About eight days ago a courier arrived from the French Court at Lyons with letters for Jo. Jocquin and the Florentine consul, immediately upon the receipt of which Jocquin and the Consul repaired to Court to solicit, as is believed, succour and help for Florence. It seems that their reception at first was not encouraging, but the Florentines have since returned to make a second appeal; I think they will meet with the same cold reception. I have not yet been able to learn what is the exact nature of the Florentines' application, nor whether Jo. Jocquin has taken any steps in their favour, those who are at the head of affairs and can give me information on this point being all absent. Brian Tuck being now here I sent to ask him if he would come and speak to me, or whether I myself should go and visit him in his garden, which is quite close to my lodgings. He sent word through a merchant, with whom I have much intercourse, and afterwards by his own servant, that but for some sufficient cause he should not have delayed visiting me so long, nor waited for a summons, but that as he was a member of the King's Privy Council and I myself one of the Queen's Council here, and as the King had latterly taken up the idea that it was Chapuys who had the management of the whole affair, he had not ventured to hold any communication with me on that account whilst the proceedings for the divorce were going on. That the times were now more dangerous and critical than when there was war declared, but that he now hoped that in a few days the whole business would be concluded in a manner that should be acceptable both to God and man, and that he would then at once be at my service and that of Your Majesty. He also told the said merchant that the King had been once very favourably disposed towards me until he discovered that I was the chief leader in the Queen's case, which he said was not properly speaking the business of an ambassador, who ought rather to look to measures likely to preserve peace than mix himself up with what might trouble it. He also said to this merchant that he had very nearly thrown my last letters from Rome into the fire, fearing lest they should bring me instructions about this business. He also warned the merchant to be very careful that the letters he brought from me should not be addressed to him, as otherwise he might get into trouble, (fn. n11) and he ended by complaining that the pension which Your Majesty was in the habit of giving him had not been paid lately. I imagine this to be the chief cause of Brian Tuke's fears or rather of his unwillingness to see me, and that he thereby intends giving me to understand that it would be doubly, almost inexcusably foolish for him to put himself in danger if he is to reap no benefit from it.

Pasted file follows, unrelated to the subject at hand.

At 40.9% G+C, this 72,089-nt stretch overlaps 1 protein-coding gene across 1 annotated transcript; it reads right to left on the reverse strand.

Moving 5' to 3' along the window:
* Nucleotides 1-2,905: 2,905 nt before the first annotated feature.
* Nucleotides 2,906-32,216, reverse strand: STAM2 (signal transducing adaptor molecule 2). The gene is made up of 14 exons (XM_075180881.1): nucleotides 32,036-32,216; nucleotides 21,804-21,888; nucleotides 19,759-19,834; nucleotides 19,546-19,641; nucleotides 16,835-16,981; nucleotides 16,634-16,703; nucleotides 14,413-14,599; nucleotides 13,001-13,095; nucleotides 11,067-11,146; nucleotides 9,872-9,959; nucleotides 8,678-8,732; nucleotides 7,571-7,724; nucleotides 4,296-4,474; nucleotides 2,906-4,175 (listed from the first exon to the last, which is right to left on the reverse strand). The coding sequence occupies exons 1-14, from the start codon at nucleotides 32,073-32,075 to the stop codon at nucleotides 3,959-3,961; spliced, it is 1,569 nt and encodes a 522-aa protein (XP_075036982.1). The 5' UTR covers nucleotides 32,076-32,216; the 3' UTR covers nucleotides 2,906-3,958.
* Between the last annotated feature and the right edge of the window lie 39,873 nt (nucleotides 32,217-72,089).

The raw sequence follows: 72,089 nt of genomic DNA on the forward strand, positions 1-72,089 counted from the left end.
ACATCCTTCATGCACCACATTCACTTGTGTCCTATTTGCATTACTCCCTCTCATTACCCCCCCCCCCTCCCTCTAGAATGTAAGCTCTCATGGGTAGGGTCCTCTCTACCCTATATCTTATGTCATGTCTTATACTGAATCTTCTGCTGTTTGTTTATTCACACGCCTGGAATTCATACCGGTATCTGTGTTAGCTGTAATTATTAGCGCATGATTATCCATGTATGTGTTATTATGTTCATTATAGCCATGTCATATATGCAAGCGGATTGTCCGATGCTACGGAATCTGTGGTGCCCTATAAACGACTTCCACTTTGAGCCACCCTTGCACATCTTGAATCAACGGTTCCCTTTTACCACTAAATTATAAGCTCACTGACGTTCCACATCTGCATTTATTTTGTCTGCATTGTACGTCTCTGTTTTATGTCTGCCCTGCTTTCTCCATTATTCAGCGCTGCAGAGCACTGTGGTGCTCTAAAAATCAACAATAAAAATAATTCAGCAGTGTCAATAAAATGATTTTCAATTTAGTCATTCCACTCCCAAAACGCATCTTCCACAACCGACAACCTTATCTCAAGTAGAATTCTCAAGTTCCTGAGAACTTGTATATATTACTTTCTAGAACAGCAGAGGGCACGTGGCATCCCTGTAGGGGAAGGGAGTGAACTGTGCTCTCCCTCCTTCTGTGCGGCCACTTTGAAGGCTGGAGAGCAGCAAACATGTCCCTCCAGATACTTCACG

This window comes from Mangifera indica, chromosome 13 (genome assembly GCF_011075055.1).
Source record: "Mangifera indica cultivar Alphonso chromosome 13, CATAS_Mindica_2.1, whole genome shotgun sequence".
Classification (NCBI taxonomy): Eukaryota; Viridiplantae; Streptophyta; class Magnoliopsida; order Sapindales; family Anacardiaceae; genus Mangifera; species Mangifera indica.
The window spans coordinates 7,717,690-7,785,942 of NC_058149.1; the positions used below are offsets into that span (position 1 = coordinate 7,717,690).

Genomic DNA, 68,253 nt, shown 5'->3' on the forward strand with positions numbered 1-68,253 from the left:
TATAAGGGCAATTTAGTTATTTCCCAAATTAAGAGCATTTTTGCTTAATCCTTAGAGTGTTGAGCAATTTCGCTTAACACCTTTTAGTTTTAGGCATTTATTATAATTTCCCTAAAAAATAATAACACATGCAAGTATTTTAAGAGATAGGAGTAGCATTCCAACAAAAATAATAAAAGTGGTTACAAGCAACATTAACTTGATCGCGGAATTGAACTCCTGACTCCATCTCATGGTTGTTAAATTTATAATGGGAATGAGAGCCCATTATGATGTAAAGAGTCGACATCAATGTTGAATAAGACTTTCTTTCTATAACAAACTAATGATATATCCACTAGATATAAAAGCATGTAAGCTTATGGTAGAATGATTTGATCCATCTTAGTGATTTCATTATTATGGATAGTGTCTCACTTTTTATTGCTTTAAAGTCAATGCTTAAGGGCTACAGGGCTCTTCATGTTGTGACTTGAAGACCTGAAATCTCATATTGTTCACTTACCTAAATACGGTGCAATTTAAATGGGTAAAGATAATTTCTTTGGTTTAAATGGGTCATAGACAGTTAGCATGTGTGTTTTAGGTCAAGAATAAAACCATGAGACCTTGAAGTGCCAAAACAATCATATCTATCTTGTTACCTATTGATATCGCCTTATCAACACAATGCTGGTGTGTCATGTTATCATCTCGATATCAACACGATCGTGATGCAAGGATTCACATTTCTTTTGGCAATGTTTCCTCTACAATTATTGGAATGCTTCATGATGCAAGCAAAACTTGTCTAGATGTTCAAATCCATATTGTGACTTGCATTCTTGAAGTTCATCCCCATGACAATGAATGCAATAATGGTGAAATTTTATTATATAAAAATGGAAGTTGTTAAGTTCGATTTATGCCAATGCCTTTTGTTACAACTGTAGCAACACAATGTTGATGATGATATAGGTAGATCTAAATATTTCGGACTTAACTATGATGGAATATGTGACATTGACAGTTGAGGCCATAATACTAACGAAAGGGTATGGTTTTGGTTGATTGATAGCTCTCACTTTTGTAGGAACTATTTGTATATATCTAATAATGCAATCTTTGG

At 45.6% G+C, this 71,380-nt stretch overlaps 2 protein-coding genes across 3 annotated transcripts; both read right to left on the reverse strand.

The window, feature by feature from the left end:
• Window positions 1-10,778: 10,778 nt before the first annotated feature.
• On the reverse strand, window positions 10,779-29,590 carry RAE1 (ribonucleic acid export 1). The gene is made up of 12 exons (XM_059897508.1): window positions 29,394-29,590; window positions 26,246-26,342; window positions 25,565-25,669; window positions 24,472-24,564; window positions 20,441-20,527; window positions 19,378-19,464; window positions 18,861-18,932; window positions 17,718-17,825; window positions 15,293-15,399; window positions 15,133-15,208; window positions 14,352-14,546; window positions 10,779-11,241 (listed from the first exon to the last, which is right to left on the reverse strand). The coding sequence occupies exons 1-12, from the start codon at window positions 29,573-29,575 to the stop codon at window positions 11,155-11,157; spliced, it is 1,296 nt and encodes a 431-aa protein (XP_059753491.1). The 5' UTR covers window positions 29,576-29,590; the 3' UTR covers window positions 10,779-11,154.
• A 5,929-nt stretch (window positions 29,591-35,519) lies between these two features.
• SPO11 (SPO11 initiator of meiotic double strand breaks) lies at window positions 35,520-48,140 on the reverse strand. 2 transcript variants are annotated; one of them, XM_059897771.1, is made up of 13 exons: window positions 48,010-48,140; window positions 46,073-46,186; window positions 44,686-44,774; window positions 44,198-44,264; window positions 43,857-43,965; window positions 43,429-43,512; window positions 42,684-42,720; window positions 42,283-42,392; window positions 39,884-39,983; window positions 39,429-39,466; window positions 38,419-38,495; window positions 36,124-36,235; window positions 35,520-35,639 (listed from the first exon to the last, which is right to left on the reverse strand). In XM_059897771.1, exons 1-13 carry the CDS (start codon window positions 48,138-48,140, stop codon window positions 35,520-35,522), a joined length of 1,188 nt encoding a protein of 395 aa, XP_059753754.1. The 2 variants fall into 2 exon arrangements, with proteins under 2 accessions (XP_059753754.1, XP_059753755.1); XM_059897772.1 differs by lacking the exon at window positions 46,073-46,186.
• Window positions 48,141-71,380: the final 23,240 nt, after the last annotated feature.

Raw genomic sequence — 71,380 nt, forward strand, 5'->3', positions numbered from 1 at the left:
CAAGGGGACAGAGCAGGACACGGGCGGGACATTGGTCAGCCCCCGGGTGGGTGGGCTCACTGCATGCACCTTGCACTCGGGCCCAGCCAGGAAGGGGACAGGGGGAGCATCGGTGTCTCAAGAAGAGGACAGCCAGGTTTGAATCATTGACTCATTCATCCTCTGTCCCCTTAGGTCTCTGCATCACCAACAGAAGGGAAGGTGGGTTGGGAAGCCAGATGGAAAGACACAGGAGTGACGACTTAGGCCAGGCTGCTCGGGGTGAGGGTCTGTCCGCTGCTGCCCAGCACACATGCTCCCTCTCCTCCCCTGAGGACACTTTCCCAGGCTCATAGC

About a month ago the king of Scotland assembled a great number of troops to attack and disperse the robbers and highwaymen (larrons et coureurs), who, to the number it is said of 10,000, make raids on the frontiers of his own kingdom and of England also, and pillage now one country, now the other; a motley assembly of people of every description. The said king has undertaken this work both for the protection of his own country, and also because he has heard that the earl of Douglas, formerly husband of the Queen, his mother, and who has for a long time been banished from Scotland, has an understanding with the said robbers and favours them as much as he can. As a beginning, the King has had 15 or 16 Scotch gentlemen, the favourers of the robbers, seized at the request of his own people, and two among them, formerly rather high in favour with the King himself, have been suddenly beheaded; the others are closely imprisoned. The king of Scotland has sent a member of his chamber here to explain to this king the cause of this gathering, lest it should create suspicion, and also to ask him to send orders to his lieutenant on the border lands to provide troops for the destruction and extirpation of the said bands of robbers, who have been the cause of much dissension and trouble in past times. The King's answer to this message is not yet known.
The Cardinal sent the day before yesterday to inquire how the Queen's case was progressing, and to urge strong and immediate action in it, as I had occasion recently to write to Your Majesty. He is shewing great hospitality, (fn. n12) and leading so religious, quiet, and humble a life among those with whom he now is, that he is wonderfully loved and respected, and is beginning to win universal praise.
The Queen has not yet been able to write to Your Majesty or to the Pope, as she has long wished to do so. Hopes she will be able to do so in the course of the next four days, at the end of which time I purpose to send further advices to Your Majesty.—London, 29th June.
Signed: "Eustace Chapuys."
French. Holograph, pp. 4.


  • n1. Aragon or Aragona, a consistorial advocate employed by Mai in the divorce case; he was the son of Mastro Ferrante Aragona, a physician at Rome.
  • n2. "Que desde ahora subiessen su juicio y contestastemos al pleito."
  • n3. No date or signature to this document, which was probably intended as the draft of an answer to Mai's despatch of the 14th June, to which it is appended That it was sent and received by Mai cannot be doubted, for, as will be seen hereafter, that ambassador makes frequent allusions to it.
  • n4. "Saliendo aquel ombre y rreconocidas las señales le tomó y se halló las rredomitas llenas de veneno con algunas tablillas da cierta mistura que se avian de tomar primero de los que havian de hazer la salva al Papa, porque á ellos el veneno no dañase."
  • n5. Giulio Colonna, about whom see part 1, p. 554.
  • n6. Most likely Morone.
  • n7. Marginal note. The Emperor is fully convinced that this is quite true, and that he (Mai) was justified in letting the ambassador (Chapuys) know. Let a memorandum of this be given to Granvelle, that he may write to the latter about it.
  • n8. "Ya yo tengo prebenido al papa, el qual muestra estar corrido de lo de Tarba."
  • n9. Ægidius of Viterbo, cardinal of Sant Mutheo of whom frequent mention has been made in these despatches.
  • n10. The College of Bologna was founded in the 14th century by cardinal Gil de Albornoz, archbishop of Toledo.
  • n11. "Il advertyt le dit marchant quil heust esguard sur non addresser mes lectres autrement yl luy en pourroit mescheoer."
  • n12. "II fayt tres grosse chiere et vyst si religieusemant si familieremant et humblemant avec ceux ou yl est que yl y eat ayme et extime nonpareillemant et commance Ion de le louer partout."